“In a good film, there are no accidents.”
That was just one of the many important statements of Mr. Edward Cabagnot, our speaker for the Film Clinic held last Saturday, September 8, at the Modesto Castillo Cultural Center in Tanauan City.
One hundred twenty student-participants from different colleges and universities in the province attended the seminar-workshop which was intended to gear them up for the Ala Eh Festival 2012 Film Fest this December.
What happened that day was beyond our expectations. We had a very sleek (and super air-conditioned) venue. We knew we brought together the most talented student filmmakers in Batangas. And we had the best speaker who is entertainingly competent in the film industry.
Sir Ed Cabagnot is currently the Director of the Cultural Center of the Philippines’ Media Arts (Film, Broadcast, and New Media) Division. He manages the longest-running indie film and video competition in the ASEAN region, the Gawad CCP Para sa Alternatibong Pelikula at Video. He is also a founding member of the Cinemalaya Philippine Independent Film Festival.
Because it was just a one-day event, Sir Ed summed up all he wanted to share – from the basics to the handy tips. But the seminar focused mainly on how to effectively build the backbone of a film – the script.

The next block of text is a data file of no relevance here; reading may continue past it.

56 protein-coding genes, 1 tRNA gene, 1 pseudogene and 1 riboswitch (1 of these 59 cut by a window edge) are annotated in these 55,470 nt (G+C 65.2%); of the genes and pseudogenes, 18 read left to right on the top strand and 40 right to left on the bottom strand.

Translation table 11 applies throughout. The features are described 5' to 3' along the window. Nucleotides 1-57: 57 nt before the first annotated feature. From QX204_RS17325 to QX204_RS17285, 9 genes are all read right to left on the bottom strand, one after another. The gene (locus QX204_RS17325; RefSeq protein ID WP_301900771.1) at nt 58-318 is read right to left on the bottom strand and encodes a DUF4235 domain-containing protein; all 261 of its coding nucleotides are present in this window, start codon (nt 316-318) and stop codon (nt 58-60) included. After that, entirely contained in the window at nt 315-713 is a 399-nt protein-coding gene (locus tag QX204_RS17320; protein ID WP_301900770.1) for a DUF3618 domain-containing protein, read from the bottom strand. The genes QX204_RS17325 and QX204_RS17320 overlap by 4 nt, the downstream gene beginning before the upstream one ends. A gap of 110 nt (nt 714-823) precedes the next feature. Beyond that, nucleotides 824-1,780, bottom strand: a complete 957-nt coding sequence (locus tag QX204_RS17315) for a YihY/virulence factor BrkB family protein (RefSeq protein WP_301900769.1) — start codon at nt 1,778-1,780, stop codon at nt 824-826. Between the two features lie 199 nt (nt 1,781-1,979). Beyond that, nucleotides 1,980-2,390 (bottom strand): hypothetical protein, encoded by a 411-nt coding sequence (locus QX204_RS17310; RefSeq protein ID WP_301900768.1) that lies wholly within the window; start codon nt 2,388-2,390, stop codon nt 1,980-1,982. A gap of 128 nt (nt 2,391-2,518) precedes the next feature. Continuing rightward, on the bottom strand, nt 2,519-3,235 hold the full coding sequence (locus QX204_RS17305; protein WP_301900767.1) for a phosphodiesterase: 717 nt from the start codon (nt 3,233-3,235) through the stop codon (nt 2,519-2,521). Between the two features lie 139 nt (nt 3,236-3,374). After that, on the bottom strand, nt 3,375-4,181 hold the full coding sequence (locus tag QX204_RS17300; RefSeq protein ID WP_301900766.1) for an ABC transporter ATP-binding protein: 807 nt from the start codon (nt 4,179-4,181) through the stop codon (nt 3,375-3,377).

When you have Communication students under one roof, expect a clever crowd. That made the seminar-workshop a very interesting one especially because Sir Ed himself is a crackerjack. Laughs. The vibe was light, casual, typical film class but way fruitful than, yes, what we had expected.
We were also able to watch award-winning indie films throughout the day. Apart from having them as subjects for discussion, those films Sir Ed had shown was meant to inspire the student-participants who we believe will soon follow the footsteps of Dennis Marasigan, Milo Tolentino, Emerson Reyes, and other Batangueño independent filmmakers.
By the way, here are the top applicants (writers from the proponents) who submitted the synopsis of their proposed short film:
From Batangas State University
Rovelly Joy Mendoza, Ma. Kyizle Nyssa Tañedo, Norelyn Brucal, Kryselle Plata, Marian Marasigan, Giancarlo Escamillas, Roan Lipa, Mac Irish Ruben Dela Roca, Jr., Johnver Carandang, Gelrose Marasigan, Jonnalyn Cadacio, Dyan Erika Manguiat, Claudine Marcelo